“There’s one scene where Bela Lugosi walks across a dark background, and that was taken out of the Hollywood on Parade, where, in the original footage, he’s got a wax museum behind him. So I had to go in and literally cut him out, one frame at a time, with my [computer] art program, and put him over the black background. Of course, each frame had to be aligned exactly, so he’s not jittering around.

“I also had to go in and artistically touch up the edges. Then I’d take that frame, pop it into the editing program, and repeat the process; each frame was 1/24th of a second. It’s a five-second clip, which doesn’t seem very long, but it’s five seconds at 24 frames per second – with each frame having to be artistically fooled with to make him look right.”

Lamb doctored another scene – replacing Atwill with Lugosi – that proved just as challenging.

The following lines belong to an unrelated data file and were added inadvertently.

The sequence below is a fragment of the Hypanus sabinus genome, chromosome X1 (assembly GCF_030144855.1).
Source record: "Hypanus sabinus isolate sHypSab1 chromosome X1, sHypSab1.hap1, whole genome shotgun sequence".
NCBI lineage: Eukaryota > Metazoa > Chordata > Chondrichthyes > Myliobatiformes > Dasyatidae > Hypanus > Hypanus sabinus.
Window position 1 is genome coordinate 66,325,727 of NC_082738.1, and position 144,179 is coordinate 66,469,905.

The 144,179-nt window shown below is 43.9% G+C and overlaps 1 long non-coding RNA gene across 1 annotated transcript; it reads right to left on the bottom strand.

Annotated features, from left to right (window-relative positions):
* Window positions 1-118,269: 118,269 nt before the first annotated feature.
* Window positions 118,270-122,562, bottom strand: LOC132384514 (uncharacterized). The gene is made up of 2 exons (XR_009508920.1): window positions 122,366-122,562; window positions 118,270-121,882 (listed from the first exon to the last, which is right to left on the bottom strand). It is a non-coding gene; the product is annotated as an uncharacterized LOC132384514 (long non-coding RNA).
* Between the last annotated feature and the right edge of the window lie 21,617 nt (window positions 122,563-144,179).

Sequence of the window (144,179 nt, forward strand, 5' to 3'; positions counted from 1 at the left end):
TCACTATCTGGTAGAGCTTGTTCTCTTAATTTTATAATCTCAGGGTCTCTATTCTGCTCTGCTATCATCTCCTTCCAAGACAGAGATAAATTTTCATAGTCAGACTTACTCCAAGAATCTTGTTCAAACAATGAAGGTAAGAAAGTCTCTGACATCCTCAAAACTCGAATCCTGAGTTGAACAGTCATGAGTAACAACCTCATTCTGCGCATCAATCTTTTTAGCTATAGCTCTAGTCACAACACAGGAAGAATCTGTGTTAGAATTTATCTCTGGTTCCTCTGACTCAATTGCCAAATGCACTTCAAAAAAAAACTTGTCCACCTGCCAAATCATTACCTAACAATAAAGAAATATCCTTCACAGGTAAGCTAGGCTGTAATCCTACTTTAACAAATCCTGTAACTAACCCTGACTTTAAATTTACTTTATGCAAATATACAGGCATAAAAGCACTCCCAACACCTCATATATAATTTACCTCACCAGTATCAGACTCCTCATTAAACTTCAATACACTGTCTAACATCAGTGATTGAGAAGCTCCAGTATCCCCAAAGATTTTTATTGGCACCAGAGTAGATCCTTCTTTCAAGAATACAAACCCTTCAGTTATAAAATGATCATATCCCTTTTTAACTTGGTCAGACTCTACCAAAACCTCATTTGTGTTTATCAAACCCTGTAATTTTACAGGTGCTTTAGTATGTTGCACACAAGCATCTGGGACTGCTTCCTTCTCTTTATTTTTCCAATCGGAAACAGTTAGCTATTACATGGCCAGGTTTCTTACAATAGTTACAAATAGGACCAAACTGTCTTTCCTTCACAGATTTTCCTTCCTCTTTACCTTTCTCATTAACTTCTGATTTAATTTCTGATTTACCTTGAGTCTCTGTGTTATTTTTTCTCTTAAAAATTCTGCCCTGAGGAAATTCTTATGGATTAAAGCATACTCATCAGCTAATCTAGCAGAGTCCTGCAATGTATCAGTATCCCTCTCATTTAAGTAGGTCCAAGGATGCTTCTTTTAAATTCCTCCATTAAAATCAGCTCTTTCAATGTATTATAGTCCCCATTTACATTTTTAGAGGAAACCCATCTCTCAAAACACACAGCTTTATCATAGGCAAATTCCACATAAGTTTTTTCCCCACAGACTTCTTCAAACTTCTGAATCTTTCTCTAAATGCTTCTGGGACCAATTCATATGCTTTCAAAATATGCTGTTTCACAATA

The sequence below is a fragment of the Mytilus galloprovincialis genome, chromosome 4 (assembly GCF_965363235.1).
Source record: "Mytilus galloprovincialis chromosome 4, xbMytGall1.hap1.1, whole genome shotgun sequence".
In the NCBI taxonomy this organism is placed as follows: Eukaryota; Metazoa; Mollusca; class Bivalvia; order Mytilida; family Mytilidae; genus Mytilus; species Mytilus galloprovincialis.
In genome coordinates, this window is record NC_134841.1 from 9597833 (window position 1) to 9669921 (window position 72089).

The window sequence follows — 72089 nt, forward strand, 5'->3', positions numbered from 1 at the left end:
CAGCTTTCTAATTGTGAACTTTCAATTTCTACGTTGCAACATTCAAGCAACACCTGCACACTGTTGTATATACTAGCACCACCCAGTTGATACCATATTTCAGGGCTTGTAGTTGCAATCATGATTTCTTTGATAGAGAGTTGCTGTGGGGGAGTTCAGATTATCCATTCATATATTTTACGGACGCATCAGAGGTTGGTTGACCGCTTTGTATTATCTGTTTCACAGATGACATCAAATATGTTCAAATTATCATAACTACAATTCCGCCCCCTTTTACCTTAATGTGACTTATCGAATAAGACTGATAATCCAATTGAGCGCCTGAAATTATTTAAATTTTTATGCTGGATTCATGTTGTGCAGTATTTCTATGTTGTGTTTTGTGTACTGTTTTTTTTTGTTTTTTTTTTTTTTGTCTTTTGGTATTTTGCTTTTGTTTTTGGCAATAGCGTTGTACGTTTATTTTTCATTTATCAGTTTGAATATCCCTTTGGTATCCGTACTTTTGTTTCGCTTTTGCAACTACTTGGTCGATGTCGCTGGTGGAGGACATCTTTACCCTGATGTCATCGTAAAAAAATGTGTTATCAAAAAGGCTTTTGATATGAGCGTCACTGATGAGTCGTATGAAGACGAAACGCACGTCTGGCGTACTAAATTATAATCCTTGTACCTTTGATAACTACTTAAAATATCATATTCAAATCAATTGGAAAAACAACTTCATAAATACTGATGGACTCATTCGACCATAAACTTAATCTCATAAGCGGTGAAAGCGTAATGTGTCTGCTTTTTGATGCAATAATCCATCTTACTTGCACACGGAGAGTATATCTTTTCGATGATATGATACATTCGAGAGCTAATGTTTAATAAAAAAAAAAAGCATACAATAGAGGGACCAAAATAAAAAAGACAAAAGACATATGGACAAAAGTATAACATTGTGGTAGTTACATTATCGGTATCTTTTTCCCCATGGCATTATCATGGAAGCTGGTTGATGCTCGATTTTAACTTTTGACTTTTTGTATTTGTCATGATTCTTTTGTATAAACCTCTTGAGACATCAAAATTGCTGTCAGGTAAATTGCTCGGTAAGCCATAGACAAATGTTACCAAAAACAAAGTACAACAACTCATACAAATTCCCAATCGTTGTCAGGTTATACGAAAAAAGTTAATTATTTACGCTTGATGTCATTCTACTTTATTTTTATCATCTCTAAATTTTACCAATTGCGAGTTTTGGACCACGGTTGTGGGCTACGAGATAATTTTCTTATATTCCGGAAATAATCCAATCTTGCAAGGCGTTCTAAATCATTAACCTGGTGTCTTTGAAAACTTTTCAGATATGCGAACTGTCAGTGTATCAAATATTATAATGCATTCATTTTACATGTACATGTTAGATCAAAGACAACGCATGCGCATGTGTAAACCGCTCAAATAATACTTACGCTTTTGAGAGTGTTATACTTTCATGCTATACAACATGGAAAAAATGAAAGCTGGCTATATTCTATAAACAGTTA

“I had to split the frame that originally had Lionel Atwill in it and put in a new background, which included a new pillar to replace one that was beside the door,” he says. “Originally, Fay Wray came out of the doorway and her arm crossed the original pillar. Since I had replaced that one, her arm disappeared in front of the new pillar. So I had to cut her arm out and put it where it should be. Sometimes, I had to kind of draw it in because it was blurred or whatever. And that was all one frame at a time, too.”

After offering a preview of Dracula’s Ghost online to the horror-fan community, Lamb put the 54-minute feature for sale on eBay. The cost is $20, plus $3.50 postage and handling.

“When I previewed it for the monster crowd, I thought they were going to eviscerate me because they don’t take well to anyone messing with their heroes,” he says with a chuckle. “But I had very favorable comments. The only problem with the monster kids that I could see is they might just want more Bela.”

Previous articleThe Ranch Lady
Next articleA Home for Generations